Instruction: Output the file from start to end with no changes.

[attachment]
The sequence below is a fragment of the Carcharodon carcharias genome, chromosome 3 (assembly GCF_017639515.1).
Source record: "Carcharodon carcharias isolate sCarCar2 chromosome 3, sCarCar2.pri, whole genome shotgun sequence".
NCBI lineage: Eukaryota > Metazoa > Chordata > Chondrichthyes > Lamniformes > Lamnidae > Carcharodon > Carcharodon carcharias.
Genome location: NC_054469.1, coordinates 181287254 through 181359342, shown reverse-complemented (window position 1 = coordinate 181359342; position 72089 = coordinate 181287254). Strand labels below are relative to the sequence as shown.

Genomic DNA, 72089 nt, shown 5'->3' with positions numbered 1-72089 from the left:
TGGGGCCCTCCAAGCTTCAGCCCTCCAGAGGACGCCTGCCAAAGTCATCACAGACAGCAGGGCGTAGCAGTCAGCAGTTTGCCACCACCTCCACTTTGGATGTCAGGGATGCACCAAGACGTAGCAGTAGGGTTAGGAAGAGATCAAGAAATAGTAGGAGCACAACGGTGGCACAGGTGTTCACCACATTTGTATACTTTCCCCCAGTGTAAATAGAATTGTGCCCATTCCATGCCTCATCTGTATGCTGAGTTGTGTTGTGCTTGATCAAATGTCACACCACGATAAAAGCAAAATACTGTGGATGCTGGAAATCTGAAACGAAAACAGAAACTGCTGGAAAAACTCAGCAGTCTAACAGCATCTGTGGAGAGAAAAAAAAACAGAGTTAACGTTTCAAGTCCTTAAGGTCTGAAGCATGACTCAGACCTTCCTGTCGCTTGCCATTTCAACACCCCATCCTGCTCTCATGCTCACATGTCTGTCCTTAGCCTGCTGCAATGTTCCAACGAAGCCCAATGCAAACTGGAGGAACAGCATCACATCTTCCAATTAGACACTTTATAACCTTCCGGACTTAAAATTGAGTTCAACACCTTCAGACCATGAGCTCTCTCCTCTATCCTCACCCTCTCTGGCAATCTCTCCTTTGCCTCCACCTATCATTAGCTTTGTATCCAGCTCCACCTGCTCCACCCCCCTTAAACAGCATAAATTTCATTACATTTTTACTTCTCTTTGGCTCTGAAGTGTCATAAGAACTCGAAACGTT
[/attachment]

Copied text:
The sequence below is a fragment of the Carcharodon carcharias genome, chromosome 3 (assembly GCF_017639515.1).
Source record: "Carcharodon carcharias isolate sCarCar2 chromosome 3, sCarCar2.pri, whole genome shotgun sequence".
NCBI lineage: Eukaryota > Metazoa > Chordata > Chondrichthyes > Lamniformes > Lamnidae > Carcharodon > Carcharodon carcharias.
Genome location: NC_054469.1, coordinates 181287254 through 181359342, shown reverse-complemented (window position 1 = coordinate 181359342; position 72089 = coordinate 181287254). Strand labels below are relative to the sequence as shown.

Genomic DNA, 72089 nt, shown 5'->3' with positions numbered 1-72089 from the left:
TGGGGCCCTCCAAGCTTCAGCCCTCCAGAGGACGCCTGCCAAAGTCATCACAGACAGCAGGGCGTAGCAGTCAGCAGTTTGCCACCACCTCCACTTTGGATGTCAGGGATGCACCAAGACGTAGCAGTAGGGTTAGGAAGAGATCAAGAAATAGTAGGAGCACAACGGTGGCACAGGTGTTCACCACATTTGTATACTTTCCCCCAGTGTAAATAGAATTGTGCCCATTCCATGCCTCATCTGTATGCTGAGTTGTGTTGTGCTTGATCAAATGTCACACCACGATAAAAGCAAAATACTGTGGATGCTGGAAATCTGAAACGAAAACAGAAACTGCTGGAAAAACTCAGCAGTCTAACAGCATCTGTGGAGAGAAAAAAAAACAGAGTTAACGTTTCAAGTCCTTAAGGTCTGAAGCATGACTCAGACCTTCCTGTCGCTTGCCATTTCAACACCCCATCCTGCTCTCATGCTCACATGTCTGTCCTTAGCCTGCTGCAATGTTCCAACGAAGCCCAATGCAAACTGGAGGAACAGCATCACATCTTCCAATTAGACACTTTATAACCTTCCGGACTTAAAATTGAGTTCAACACCTTCAGACCATGAGCTCTCTCCTCTATCCTCACCCTCTCTGGCAATCTCTCCTTTGCCTCCACCTATCATTAGCTTTGTATCCAGCTCCACCTGCTCCACCCCCCTTAAACAGCATAAATTTCATTACATTTTTACTTCTCTTTGGCTCTGAAGTGTCATAAGAACTCGAAACGTT